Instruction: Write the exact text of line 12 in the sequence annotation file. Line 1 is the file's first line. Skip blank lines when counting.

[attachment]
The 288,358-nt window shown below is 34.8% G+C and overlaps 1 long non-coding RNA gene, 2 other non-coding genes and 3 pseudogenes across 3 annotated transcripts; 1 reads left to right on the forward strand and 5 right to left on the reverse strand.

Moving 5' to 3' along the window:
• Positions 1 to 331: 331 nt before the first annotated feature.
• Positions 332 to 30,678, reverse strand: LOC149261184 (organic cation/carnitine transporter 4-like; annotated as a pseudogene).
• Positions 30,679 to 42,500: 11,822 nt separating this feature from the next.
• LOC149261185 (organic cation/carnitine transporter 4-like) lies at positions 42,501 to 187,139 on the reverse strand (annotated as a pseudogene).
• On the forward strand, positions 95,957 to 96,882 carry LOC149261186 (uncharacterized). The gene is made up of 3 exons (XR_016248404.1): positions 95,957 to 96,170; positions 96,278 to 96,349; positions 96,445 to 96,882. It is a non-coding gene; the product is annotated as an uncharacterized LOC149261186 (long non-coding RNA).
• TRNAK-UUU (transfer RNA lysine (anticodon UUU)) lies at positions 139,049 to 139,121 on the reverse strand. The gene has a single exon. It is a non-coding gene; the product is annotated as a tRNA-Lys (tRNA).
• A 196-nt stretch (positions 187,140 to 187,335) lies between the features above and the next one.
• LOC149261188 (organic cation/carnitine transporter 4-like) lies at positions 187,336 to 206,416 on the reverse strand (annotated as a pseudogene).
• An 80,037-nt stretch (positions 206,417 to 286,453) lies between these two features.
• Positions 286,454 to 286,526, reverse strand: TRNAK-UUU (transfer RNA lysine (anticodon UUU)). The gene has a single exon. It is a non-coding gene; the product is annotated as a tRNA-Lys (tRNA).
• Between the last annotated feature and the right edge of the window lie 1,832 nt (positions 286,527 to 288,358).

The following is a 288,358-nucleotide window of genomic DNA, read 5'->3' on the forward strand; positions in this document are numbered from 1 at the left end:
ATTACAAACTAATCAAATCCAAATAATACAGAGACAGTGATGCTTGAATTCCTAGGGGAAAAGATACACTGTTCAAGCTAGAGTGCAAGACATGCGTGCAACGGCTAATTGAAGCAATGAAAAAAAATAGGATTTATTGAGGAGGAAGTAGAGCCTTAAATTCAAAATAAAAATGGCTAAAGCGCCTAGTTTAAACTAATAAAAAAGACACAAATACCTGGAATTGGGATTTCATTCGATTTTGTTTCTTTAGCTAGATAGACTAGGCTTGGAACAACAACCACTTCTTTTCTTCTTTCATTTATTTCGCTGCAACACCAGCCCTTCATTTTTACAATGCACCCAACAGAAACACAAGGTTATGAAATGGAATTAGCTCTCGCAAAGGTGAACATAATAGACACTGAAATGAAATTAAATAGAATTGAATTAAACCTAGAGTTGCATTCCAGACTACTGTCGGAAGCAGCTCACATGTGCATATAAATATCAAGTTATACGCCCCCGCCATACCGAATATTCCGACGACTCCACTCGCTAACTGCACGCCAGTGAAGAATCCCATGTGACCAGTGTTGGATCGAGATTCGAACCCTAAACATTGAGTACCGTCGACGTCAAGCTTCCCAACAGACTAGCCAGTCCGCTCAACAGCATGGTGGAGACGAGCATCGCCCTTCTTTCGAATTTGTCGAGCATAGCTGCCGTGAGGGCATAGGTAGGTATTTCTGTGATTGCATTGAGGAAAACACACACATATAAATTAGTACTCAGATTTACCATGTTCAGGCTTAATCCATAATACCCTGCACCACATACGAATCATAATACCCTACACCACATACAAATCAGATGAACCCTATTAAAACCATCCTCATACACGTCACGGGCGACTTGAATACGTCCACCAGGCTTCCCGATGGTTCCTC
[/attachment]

• Positions 286,454 to 286,526, reverse strand: TRNAK-UUU (transfer RNA lysine (anticodon UUU)). The gene has a single exon. It is a non-coding gene; the product is annotated as a tRNA-Lys (tRNA).